Prison for grand prix rider who was ‘cavalier and arrogant’ as horses suffered

  • A grand prix dressage rider who seemed “cavalier and arrogant” in ignoring professional advice as he caused suffering to young horses has been imprisoned and banned from keeping all animals for life. H&H reported last month that Sam Duckworth, of Newmarket Road, Cambridgeshire, was found guilty of charges relating to five young horses, at Kidderminster Magistrates’ Court, after an 11-day trial.

    The 42-year-old was today (6 December) sentenced at the same court, for causing unnecessary suffering to five young horses in his care by failing to investigate and address the cause of their poor body condition and weight loss, and for failing to take steps to meet the needs of the same five horses, having failed to provide an adequate parasite control plan, required farriery and a suitable diet, and failing to seek veterinary attention in respect of the animals’ poor condition.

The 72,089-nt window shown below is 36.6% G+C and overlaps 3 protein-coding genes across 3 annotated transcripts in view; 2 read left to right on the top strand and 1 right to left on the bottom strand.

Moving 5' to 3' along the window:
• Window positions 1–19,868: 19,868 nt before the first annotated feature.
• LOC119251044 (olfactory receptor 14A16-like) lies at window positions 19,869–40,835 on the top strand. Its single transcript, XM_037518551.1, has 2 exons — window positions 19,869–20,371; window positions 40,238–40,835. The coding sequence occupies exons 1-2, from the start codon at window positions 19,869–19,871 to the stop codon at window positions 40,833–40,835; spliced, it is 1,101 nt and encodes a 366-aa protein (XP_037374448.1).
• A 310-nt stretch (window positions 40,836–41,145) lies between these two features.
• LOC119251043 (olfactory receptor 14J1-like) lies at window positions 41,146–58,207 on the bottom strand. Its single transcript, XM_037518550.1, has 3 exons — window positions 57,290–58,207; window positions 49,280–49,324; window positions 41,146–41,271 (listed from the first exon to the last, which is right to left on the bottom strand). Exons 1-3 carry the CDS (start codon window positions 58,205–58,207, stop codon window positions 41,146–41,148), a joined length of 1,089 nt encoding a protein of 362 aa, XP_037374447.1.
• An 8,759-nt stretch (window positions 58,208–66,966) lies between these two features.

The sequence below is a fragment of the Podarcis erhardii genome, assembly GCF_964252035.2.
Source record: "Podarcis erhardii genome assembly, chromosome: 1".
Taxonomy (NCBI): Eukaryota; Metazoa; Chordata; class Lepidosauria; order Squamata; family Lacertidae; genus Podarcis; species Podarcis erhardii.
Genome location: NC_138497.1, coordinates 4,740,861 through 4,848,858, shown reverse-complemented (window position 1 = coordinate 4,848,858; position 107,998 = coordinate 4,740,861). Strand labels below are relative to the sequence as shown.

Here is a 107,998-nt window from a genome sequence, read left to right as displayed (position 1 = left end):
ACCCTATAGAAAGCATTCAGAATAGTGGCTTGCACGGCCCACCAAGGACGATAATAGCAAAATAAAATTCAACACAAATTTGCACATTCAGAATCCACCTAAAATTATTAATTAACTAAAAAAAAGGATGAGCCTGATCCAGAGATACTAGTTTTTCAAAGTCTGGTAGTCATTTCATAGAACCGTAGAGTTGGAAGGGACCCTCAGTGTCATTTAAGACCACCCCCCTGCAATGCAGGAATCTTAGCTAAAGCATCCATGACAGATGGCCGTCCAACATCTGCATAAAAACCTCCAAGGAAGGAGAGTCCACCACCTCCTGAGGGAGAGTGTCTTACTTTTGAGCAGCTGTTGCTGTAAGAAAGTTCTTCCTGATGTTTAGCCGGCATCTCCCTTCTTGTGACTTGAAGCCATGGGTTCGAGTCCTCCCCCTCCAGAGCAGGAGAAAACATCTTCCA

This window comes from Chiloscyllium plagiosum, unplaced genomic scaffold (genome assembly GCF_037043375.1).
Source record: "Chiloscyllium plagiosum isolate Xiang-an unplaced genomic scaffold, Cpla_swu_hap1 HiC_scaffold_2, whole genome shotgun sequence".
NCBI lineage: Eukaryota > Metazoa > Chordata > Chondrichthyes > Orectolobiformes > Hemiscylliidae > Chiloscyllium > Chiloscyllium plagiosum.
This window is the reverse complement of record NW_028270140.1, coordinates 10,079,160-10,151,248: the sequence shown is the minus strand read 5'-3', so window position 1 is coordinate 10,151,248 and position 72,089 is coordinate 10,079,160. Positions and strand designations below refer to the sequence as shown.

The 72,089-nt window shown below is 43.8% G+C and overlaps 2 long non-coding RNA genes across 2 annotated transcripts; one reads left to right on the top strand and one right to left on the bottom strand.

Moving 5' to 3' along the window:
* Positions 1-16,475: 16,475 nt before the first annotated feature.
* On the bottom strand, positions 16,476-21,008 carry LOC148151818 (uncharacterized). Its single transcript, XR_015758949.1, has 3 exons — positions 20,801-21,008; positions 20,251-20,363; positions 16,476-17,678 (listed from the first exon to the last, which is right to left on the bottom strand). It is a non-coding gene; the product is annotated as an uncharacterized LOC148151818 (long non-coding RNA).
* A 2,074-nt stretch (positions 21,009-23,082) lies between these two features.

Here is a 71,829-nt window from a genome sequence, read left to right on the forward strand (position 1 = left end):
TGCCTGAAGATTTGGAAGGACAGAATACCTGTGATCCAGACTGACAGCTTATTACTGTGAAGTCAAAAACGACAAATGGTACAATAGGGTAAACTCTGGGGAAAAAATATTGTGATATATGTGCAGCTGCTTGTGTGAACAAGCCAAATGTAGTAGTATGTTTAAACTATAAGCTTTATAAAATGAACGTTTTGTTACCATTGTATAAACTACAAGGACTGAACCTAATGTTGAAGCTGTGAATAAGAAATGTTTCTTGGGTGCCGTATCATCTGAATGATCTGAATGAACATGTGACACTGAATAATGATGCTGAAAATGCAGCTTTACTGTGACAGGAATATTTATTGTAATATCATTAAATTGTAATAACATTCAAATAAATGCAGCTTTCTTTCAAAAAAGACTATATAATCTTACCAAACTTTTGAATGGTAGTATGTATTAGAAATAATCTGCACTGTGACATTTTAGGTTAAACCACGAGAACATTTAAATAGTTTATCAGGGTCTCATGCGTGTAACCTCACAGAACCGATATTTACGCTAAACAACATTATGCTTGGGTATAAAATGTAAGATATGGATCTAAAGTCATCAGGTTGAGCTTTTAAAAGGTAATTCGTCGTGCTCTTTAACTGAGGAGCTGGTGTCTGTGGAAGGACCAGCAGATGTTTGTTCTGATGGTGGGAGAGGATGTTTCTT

The court heard the charges applied from December 2020 to January 2021, when the horses were seized by the RSPCA. District judge Ian Strongman said the horses had to be moved to the premises concerned “in a bit of a rush”. The provider of the premises, Melvin Sanders, was then “put upon” by Duckworth to care for the horses.

    “[Mr Sanders] did so because he felt for the animals and didn’t want to see them without,” Mr Strongman said. “Then Lauren Ball was brought on board.”

    The court heard Ms Ball was highly experienced but only employed for an hour each day, “but she did an awful lot of extra work because she was concerned for the horses’ welfare, and ignored instructions from Mr Duckworth about feeding them,” Mr Strongman said. “She felt they needed more feed, and but for her, the animals could have been in a worse condition.”